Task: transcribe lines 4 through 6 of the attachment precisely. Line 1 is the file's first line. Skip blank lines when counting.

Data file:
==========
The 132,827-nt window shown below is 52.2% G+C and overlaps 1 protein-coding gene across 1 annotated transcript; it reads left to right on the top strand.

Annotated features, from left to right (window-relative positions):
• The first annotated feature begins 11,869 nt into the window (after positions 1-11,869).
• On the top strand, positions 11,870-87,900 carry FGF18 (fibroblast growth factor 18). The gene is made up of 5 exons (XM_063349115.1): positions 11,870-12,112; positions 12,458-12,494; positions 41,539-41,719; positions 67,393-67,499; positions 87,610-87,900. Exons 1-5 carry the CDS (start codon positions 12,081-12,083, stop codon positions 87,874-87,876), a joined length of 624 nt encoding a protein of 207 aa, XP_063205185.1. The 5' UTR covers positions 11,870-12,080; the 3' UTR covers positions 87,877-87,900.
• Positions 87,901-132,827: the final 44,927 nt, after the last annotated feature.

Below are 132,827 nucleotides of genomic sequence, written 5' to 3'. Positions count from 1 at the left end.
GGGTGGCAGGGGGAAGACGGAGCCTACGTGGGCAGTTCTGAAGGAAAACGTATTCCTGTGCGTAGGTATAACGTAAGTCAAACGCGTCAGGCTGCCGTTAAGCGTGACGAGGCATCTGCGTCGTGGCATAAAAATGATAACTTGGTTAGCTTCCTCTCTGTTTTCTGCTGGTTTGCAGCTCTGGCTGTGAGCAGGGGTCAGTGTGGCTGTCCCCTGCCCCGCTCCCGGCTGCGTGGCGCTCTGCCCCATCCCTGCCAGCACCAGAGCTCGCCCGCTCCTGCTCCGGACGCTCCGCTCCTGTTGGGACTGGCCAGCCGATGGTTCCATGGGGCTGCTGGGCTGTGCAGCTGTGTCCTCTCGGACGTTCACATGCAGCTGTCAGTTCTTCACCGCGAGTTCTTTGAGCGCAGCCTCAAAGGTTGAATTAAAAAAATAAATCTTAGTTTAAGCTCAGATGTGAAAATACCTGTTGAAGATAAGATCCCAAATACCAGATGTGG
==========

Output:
• On the top strand, positions 11,870-87,900 carry FGF18 (fibroblast growth factor 18). The gene is made up of 5 exons (XM_063349115.1): positions 11,870-12,112; positions 12,458-12,494; positions 41,539-41,719; positions 67,393-67,499; positions 87,610-87,900. Exons 1-5 carry the CDS (start codon positions 12,081-12,083, stop codon positions 87,874-87,876), a joined length of 624 nt encoding a protein of 207 aa, XP_063205185.1. The 5' UTR covers positions 11,870-12,080; the 3' UTR covers positions 87,877-87,900.
• Positions 87,901-132,827: the final 44,927 nt, after the last annotated feature.

Below are 132,827 nucleotides of genomic sequence, written 5' to 3'. Positions count from 1 at the left end.